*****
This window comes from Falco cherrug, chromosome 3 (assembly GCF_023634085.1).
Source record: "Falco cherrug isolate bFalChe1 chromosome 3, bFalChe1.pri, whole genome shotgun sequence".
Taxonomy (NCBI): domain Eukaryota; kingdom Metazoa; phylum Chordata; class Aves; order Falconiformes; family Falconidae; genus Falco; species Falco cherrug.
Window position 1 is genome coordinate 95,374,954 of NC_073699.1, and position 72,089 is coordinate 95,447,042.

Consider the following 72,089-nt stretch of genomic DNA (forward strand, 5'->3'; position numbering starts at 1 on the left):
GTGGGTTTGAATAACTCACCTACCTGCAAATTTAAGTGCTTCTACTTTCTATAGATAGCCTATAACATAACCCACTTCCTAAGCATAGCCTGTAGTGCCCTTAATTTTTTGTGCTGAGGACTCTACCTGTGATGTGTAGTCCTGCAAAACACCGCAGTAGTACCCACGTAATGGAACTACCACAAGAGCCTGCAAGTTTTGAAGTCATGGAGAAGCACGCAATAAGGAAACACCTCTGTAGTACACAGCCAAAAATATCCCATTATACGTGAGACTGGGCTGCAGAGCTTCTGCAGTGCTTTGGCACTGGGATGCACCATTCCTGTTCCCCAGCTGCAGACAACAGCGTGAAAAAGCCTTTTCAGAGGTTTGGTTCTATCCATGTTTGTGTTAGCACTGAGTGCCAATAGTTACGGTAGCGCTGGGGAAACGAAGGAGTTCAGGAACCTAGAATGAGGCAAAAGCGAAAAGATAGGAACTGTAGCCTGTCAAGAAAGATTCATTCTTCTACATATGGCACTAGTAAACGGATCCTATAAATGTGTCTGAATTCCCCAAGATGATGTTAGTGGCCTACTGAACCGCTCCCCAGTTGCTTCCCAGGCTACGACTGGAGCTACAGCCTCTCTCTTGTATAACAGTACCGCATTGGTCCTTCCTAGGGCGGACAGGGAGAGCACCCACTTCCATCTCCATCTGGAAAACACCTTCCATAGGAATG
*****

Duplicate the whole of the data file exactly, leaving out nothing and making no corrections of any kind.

This window comes from Falco cherrug, chromosome 3 (assembly GCF_023634085.1).
Source record: "Falco cherrug isolate bFalChe1 chromosome 3, bFalChe1.pri, whole genome shotgun sequence".
Taxonomy (NCBI): domain Eukaryota; kingdom Metazoa; phylum Chordata; class Aves; order Falconiformes; family Falconidae; genus Falco; species Falco cherrug.
Window position 1 is genome coordinate 95,374,954 of NC_073699.1, and position 72,089 is coordinate 95,447,042.

Consider the following 72,089-nt stretch of genomic DNA (forward strand, 5'->3'; position numbering starts at 1 on the left):
GTGGGTTTGAATAACTCACCTACCTGCAAATTTAAGTGCTTCTACTTTCTATAGATAGCCTATAACATAACCCACTTCCTAAGCATAGCCTGTAGTGCCCTTAATTTTTTGTGCTGAGGACTCTACCTGTGATGTGTAGTCCTGCAAAACACCGCAGTAGTACCCACGTAATGGAACTACCACAAGAGCCTGCAAGTTTTGAAGTCATGGAGAAGCACGCAATAAGGAAACACCTCTGTAGTACACAGCCAAAAATATCCCATTATACGTGAGACTGGGCTGCAGAGCTTCTGCAGTGCTTTGGCACTGGGATGCACCATTCCTGTTCCCCAGCTGCAGACAACAGCGTGAAAAAGCCTTTTCAGAGGTTTGGTTCTATCCATGTTTGTGTTAGCACTGAGTGCCAATAGTTACGGTAGCGCTGGGGAAACGAAGGAGTTCAGGAACCTAGAATGAGGCAAAAGCGAAAAGATAGGAACTGTAGCCTGTCAAGAAAGATTCATTCTTCTACATATGGCACTAGTAAACGGATCCTATAAATGTGTCTGAATTCCCCAAGATGATGTTAGTGGCCTACTGAACCGCTCCCCAGTTGCTTCCCAGGCTACGACTGGAGCTACAGCCTCTCTCTTGTATAACAGTACCGCATTGGTCCTTCCTAGGGCGGACAGGGAGAGCACCCACTTCCATCTCCATCTGGAAAACACCTTCCATAGGAATG